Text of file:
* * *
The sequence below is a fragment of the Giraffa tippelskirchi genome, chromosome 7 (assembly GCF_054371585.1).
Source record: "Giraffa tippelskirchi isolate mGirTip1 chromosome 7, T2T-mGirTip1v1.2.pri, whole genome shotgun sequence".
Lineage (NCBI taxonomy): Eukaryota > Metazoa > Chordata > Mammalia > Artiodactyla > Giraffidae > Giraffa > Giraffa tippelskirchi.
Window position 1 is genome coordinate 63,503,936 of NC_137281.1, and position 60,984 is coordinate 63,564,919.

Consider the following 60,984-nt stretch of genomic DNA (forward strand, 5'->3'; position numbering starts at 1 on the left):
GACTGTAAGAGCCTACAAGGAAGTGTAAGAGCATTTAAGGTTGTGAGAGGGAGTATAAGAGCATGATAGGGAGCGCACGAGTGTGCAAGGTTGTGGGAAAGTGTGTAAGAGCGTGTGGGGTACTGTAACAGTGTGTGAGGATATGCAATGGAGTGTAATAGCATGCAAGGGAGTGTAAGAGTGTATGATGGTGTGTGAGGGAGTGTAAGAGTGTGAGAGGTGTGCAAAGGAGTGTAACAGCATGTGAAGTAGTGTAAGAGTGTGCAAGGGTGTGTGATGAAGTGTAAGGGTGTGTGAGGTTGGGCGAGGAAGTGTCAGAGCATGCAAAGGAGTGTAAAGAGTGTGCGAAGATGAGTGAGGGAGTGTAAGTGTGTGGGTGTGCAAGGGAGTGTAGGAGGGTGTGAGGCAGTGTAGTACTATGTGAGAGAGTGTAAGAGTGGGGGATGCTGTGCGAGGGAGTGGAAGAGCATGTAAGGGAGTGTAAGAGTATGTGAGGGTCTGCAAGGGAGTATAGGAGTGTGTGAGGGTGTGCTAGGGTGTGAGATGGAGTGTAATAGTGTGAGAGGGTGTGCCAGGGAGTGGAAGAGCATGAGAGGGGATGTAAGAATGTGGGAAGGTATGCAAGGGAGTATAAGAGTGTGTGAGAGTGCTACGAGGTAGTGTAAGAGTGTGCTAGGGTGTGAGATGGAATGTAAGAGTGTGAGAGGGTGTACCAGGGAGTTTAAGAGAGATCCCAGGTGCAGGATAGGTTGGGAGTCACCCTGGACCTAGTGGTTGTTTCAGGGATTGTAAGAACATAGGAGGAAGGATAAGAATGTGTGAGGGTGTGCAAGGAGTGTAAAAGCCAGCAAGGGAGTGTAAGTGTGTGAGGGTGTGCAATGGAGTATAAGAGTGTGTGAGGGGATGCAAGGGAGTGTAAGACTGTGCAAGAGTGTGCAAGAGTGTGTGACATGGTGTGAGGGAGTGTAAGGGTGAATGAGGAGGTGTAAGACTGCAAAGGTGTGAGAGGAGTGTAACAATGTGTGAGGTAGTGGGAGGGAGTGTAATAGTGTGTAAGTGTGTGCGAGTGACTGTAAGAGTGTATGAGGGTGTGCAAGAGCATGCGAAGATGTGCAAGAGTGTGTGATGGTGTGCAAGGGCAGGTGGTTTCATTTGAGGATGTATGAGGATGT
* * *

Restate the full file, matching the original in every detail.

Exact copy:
The sequence below is a fragment of the Giraffa tippelskirchi genome, chromosome 7 (assembly GCF_054371585.1).
Source record: "Giraffa tippelskirchi isolate mGirTip1 chromosome 7, T2T-mGirTip1v1.2.pri, whole genome shotgun sequence".
Lineage (NCBI taxonomy): Eukaryota > Metazoa > Chordata > Mammalia > Artiodactyla > Giraffidae > Giraffa > Giraffa tippelskirchi.
Window position 1 is genome coordinate 63,503,936 of NC_137281.1, and position 60,984 is coordinate 63,564,919.

Consider the following 60,984-nt stretch of genomic DNA (forward strand, 5'->3'; position numbering starts at 1 on the left):
GACTGTAAGAGCCTACAAGGAAGTGTAAGAGCATTTAAGGTTGTGAGAGGGAGTATAAGAGCATGATAGGGAGCGCACGAGTGTGCAAGGTTGTGGGAAAGTGTGTAAGAGCGTGTGGGGTACTGTAACAGTGTGTGAGGATATGCAATGGAGTGTAATAGCATGCAAGGGAGTGTAAGAGTGTATGATGGTGTGTGAGGGAGTGTAAGAGTGTGAGAGGTGTGCAAAGGAGTGTAACAGCATGTGAAGTAGTGTAAGAGTGTGCAAGGGTGTGTGATGAAGTGTAAGGGTGTGTGAGGTTGGGCGAGGAAGTGTCAGAGCATGCAAAGGAGTGTAAAGAGTGTGCGAAGATGAGTGAGGGAGTGTAAGTGTGTGGGTGTGCAAGGGAGTGTAGGAGGGTGTGAGGCAGTGTAGTACTATGTGAGAGAGTGTAAGAGTGGGGGATGCTGTGCGAGGGAGTGGAAGAGCATGTAAGGGAGTGTAAGAGTATGTGAGGGTCTGCAAGGGAGTATAGGAGTGTGTGAGGGTGTGCTAGGGTGTGAGATGGAGTGTAATAGTGTGAGAGGGTGTGCCAGGGAGTGGAAGAGCATGAGAGGGGATGTAAGAATGTGGGAAGGTATGCAAGGGAGTATAAGAGTGTGTGAGAGTGCTACGAGGTAGTGTAAGAGTGTGCTAGGGTGTGAGATGGAATGTAAGAGTGTGAGAGGGTGTACCAGGGAGTTTAAGAGAGATCCCAGGTGCAGGATAGGTTGGGAGTCACCCTGGACCTAGTGGTTGTTTCAGGGATTGTAAGAACATAGGAGGAAGGATAAGAATGTGTGAGGGTGTGCAAGGAGTGTAAAAGCCAGCAAGGGAGTGTAAGTGTGTGAGGGTGTGCAATGGAGTATAAGAGTGTGTGAGGGGATGCAAGGGAGTGTAAGACTGTGCAAGAGTGTGCAAGAGTGTGTGACATGGTGTGAGGGAGTGTAAGGGTGAATGAGGAGGTGTAAGACTGCAAAGGTGTGAGAGGAGTGTAACAATGTGTGAGGTAGTGGGAGGGAGTGTAATAGTGTGTAAGTGTGTGCGAGTGACTGTAAGAGTGTATGAGGGTGTGCAAGAGCATGCGAAGATGTGCAAGAGTGTGTGATGGTGTGCAAGGGCAGGTGGTTTCATTTGAGGATGTATGAGGATGT